10 reasons why Max Payne 3 will be worth the wait
3rd Dec 2011 | 12:30
The last time we saw mob hunting, painkiller guzzling, hard-boiled cop Max Payne was in 2003, when he teamed up with sultry vixen Mona Sax to run-and-gun his way through the New York underworld.
He's had a lot of time to sit around and wallow in his own sorrow. You know, because his wife and family were brutally murded and all that. But instead of letting him retire in his jammies to smoking cigars and chug six-packs of beer through stifling cries of anguish, Rockstar has decided to take old dog out on one bullet filled, fury fuelled run.
Naturally there's bound to be a little cynicism surrounding Max's triumphant return, especially since Remedy, the studio behind the first two games, aren't involved. But, we've come up with a list of 10 reasons for why Max Payne 3 will be well worth the wait.
Here they are.
BULLET TIME'S BACK
The Max Payne series has always been centred on Bullet Time, and the third entry doesn't change that. Currently - though we're told it may still change before release - he'll accrue the time when under fire. So the longer Max holds out in a gunfight, the more slo-mo seconds he'll get to take out the baddies swarming around his location. Once his bar's full, it's time to break out Max's signature shootdodge move to leap around and blast enemies with twin pistols - just like the good old days. It's like he never went away...
MAX HASN'T CHANGED
Okay that's not strictly true, as his face is now modelled on returning voice actor James McCaffrey. But in all the areas that matter, Max is still the same husk of a man that we know and love. His life's still a mess, he lives like a slob and his police work is long behind him: it's just the booze and the addiction to painkillers that keeps him going. Maybe this time we'll get the chance to clean up his act?
MORE CINEMATIC THAN EVER
New to the series are cinematic action movements - essentially interactive cut-scenes. In our demo we saw Max leap off a factory balcony, grab hold of a crane's hook and shoot at a crowd of bad guys while swinging around in slo-mo. Expect lots of moments like these.
SAO PAULO, BABY!
The game kicks off in New York, with Max in a major spot of trouble. The ex-cop rather carelessly shoots and kills the son of New York mob boss Anthony DeMarco, and it's not long before the Family want revenge in the form of Max's life.
Our anti-hero realises it's too dangerous to stay in New York and flees to Brazil (like you do), where he takes up a private security job, introducing our gruff geezer to the highs and lows of Sao Paulo. It is clear that Rockstar have been heavily influenced by dark South American crime films like City of God and Elite Squad, and their take on the city is gritty, grubby and hostile. There's beauty in the world in the form of background detail, but Max's journey will entrench him in the seedy underbelly of Brazilian life.
IT HAS REMEDY'S BLESSING
Original developers Remedy have been consulted throughout the production to ensure this is a faithful continuation of the franchise. As for who's on development duties, the game is being made by all of Rockstar's main global teams working together, hence the rather vague inclusion of the moniker 'Rockstar Studios' in our Info Box.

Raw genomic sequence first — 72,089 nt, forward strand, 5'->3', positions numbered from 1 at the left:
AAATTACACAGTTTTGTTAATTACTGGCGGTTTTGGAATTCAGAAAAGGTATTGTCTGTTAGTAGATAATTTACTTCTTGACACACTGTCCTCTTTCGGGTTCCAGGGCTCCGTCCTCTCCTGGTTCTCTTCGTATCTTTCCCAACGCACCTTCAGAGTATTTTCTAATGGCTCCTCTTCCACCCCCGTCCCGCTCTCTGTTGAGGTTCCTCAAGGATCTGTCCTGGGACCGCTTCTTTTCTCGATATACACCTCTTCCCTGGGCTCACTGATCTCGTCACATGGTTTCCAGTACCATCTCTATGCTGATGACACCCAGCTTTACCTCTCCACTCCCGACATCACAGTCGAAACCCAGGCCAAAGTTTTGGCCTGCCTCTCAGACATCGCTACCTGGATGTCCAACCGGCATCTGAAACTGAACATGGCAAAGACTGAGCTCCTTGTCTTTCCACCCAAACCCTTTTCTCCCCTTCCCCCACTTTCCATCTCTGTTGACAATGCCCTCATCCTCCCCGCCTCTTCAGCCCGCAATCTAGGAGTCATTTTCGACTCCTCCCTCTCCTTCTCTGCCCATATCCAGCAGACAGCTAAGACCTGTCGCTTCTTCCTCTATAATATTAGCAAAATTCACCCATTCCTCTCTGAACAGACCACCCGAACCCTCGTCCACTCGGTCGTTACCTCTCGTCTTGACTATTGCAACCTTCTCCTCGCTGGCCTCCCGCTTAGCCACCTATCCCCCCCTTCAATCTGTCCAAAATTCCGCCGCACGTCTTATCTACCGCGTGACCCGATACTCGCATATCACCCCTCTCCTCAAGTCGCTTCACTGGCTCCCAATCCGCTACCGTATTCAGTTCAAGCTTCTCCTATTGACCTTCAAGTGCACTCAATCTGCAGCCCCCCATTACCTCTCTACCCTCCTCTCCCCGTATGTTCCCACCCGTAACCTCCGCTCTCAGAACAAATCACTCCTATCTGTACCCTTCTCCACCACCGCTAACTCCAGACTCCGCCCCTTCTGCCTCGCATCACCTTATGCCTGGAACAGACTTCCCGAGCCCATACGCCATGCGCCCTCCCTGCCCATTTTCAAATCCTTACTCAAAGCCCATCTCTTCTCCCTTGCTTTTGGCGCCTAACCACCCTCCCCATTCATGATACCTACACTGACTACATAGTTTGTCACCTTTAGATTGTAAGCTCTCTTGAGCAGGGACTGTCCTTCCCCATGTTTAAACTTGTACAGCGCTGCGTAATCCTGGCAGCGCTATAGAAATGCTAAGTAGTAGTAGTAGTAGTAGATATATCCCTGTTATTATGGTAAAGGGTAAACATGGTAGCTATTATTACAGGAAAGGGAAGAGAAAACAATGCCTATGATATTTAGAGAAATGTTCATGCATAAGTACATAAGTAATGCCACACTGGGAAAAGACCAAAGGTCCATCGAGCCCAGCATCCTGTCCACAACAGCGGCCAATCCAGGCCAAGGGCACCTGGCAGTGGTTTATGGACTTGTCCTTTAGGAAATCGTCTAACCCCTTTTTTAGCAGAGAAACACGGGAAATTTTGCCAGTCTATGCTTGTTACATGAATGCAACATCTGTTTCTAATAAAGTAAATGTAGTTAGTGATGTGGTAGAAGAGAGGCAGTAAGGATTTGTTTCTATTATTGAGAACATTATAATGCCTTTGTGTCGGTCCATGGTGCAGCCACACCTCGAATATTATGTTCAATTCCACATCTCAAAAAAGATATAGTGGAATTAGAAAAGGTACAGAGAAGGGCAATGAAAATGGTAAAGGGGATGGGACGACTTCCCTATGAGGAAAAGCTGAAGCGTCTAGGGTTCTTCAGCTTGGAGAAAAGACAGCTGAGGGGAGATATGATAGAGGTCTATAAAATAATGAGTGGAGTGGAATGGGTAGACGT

How violent, you ask? Super violent. In Bullet Time it's possible to see every bullet slam home and punch a hole in your foes. What's more, when the final enemy in any given location is killed, you'll be rewarded with a bullet-tracking Kill Cam to show you the fatal blow and its grisly after-effects.
BRUTAL MELEE ATTACKS
To go along with Max's 'ard man look (for the record, he doesn't shave his head until after the game's halfway point), Mr Payne has been down to the boxing gym. If a bad guy gets close, Max can throw a few elbows and feet around to disarm and kill in one crunching, fluid move.
In his time on the shelf, Max has learned a couple of new tricks to help fight back against his hunters. The ability to lock to cover is the major one, although purists needn't worry, as the game can also be played as a straight run-and-gun if you'd rather experience it just like the classics. After the shootdodge dives, Max can now also lay on the floor and swivel his body for full 360 degree blasting, letting him gun down everybody in sight without moving.
Performance capture is becoming more and more popular in gaming, but Rockstar have taken the art to the next level by actually building to-scale versions of some of the levels and getting the talent to act out their scenes within these sets.
Forget regenerating health nonsense: when Max is hurt he'll need to down some painkillers to dull the throbbing of his wounds. Don't even think about any auto-aiming rubbish either: it'll be an option for newcomers, but for proper Payne action you can play with a full Free Aim option switched on. Max Payne 3's a true follow-on from the old titles in every way possible, meaning that this is a mechanical throwback to the glorious days of Remedy's titles that happens to feature some modern refinements (highly destructible environments, for example) to ensure the game can still compete with today's top action titles. It's the very best of both worlds.